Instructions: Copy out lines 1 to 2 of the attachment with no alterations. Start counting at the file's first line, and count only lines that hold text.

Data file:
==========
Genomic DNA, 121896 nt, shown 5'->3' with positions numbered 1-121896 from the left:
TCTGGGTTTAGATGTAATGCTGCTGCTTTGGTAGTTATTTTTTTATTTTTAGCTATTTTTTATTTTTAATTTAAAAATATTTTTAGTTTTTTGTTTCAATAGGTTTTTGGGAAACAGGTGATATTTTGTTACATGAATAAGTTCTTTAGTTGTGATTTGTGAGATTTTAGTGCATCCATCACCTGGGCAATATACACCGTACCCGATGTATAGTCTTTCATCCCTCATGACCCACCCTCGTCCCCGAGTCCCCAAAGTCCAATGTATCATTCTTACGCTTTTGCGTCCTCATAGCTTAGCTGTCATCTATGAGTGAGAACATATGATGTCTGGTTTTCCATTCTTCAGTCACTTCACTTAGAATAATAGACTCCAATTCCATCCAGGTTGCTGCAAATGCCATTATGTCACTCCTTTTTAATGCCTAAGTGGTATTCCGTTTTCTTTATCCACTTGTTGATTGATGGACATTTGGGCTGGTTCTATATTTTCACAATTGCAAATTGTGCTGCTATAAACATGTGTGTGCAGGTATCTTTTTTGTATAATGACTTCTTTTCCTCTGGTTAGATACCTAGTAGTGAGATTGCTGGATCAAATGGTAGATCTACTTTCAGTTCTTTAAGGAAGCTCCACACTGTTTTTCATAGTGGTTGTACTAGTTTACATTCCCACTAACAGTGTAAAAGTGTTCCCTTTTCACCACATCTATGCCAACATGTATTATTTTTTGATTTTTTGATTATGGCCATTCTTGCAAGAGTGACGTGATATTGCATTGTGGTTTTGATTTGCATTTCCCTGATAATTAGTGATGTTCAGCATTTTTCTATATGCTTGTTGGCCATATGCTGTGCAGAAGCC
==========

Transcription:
Genomic DNA, 121896 nt, shown 5'->3' with positions numbered 1-121896 from the left:
TCTGGGTTTAGATGTAATGCTGCTGCTTTGGTAGTTATTTTTTTATTTTTAGCTATTTTTTATTTTTAATTTAAAAATATTTTTAGTTTTTTGTTTCAATAGGTTTTTGGGAAACAGGTGATATTTTGTTACATGAATAAGTTCTTTAGTTGTGATTTGTGAGATTTTAGTGCATCCATCACCTGGGCAATATACACCGTACCCGATGTATAGTCTTTCATCCCTCATGACCCACCCTCGTCCCCGAGTCCCCAAAGTCCAATGTATCATTCTTACGCTTTTGCGTCCTCATAGCTTAGCTGTCATCTATGAGTGAGAACATATGATGTCTGGTTTTCCATTCTTCAGTCACTTCACTTAGAATAATAGACTCCAATTCCATCCAGGTTGCTGCAAATGCCATTATGTCACTCCTTTTTAATGCCTAAGTGGTATTCCGTTTTCTTTATCCACTTGTTGATTGATGGACATTTGGGCTGGTTCTATATTTTCACAATTGCAAATTGTGCTGCTATAAACATGTGTGTGCAGGTATCTTTTTTGTATAATGACTTCTTTTCCTCTGGTTAGATACCTAGTAGTGAGATTGCTGGATCAAATGGTAGATCTACTTTCAGTTCTTTAAGGAAGCTCCACACTGTTTTTCATAGTGGTTGTACTAGTTTACATTCCCACTAACAGTGTAAAAGTGTTCCCTTTTCACCACATCTATGCCAACATGTATTATTTTTTGATTTTTTGATTATGGCCATTCTTGCAAGAGTGACGTGATATTGCATTGTGGTTTTGATTTGCATTTCCCTGATAATTAGTGATGTTCAGCATTTTTCTATATGCTTGTTGGCCATATGCTGTGCAGAAGCC